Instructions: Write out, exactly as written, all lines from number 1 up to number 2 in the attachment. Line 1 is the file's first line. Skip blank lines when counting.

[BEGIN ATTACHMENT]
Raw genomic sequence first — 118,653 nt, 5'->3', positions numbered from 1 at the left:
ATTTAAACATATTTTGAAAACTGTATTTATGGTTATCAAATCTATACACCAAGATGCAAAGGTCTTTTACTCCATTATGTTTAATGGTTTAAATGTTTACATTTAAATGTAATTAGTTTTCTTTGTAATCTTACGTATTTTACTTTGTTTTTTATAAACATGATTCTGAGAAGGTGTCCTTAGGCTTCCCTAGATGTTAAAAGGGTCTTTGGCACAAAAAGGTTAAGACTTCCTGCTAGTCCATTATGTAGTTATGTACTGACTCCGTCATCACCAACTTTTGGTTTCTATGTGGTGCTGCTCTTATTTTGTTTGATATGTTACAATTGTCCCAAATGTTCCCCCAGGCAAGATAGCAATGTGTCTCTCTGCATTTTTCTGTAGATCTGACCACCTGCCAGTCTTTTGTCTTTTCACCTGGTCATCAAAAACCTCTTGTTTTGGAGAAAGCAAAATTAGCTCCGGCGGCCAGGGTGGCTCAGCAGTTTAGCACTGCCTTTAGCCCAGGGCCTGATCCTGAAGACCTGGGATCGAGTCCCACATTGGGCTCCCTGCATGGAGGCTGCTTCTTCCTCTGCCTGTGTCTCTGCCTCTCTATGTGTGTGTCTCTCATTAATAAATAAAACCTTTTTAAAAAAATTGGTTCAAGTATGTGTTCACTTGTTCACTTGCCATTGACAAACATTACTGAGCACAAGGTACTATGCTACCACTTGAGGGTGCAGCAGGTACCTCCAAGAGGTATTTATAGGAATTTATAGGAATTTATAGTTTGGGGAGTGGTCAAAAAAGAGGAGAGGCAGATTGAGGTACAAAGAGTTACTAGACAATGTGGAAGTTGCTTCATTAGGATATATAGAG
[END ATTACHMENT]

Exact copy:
Raw genomic sequence first — 118,653 nt, 5'->3', positions numbered from 1 at the left:
ATTTAAACATATTTTGAAAACTGTATTTATGGTTATCAAATCTATACACCAAGATGCAAAGGTCTTTTACTCCATTATGTTTAATGGTTTAAATGTTTACATTTAAATGTAATTAGTTTTCTTTGTAATCTTACGTATTTTACTTTGTTTTTTATAAACATGATTCTGAGAAGGTGTCCTTAGGCTTCCCTAGATGTTAAAAGGGTCTTTGGCACAAAAAGGTTAAGACTTCCTGCTAGTCCATTATGTAGTTATGTACTGACTCCGTCATCACCAACTTTTGGTTTCTATGTGGTGCTGCTCTTATTTTGTTTGATATGTTACAATTGTCCCAAATGTTCCCCCAGGCAAGATAGCAATGTGTCTCTCTGCATTTTTCTGTAGATCTGACCACCTGCCAGTCTTTTGTCTTTTCACCTGGTCATCAAAAACCTCTTGTTTTGGAGAAAGCAAAATTAGCTCCGGCGGCCAGGGTGGCTCAGCAGTTTAGCACTGCCTTTAGCCCAGGGCCTGATCCTGAAGACCTGGGATCGAGTCCCACATTGGGCTCCCTGCATGGAGGCTGCTTCTTCCTCTGCCTGTGTCTCTGCCTCTCTATGTGTGTGTCTCTCATTAATAAATAAAACCTTTTTAAAAAAATTGGTTCAAGTATGTGTTCACTTGTTCACTTGCCATTGACAAACATTACTGAGCACAAGGTACTATGCTACCACTTGAGGGTGCAGCAGGTACCTCCAAGAGGTATTTATAGGAATTTATAGGAATTTATAGTTTGGGGAGTGGTCAAAAAAGAGGAGAGGCAGATTGAGGTACAAAGAGTTACTAGACAATGTGGAAGTTGCTTCATTAGGATATATAGAG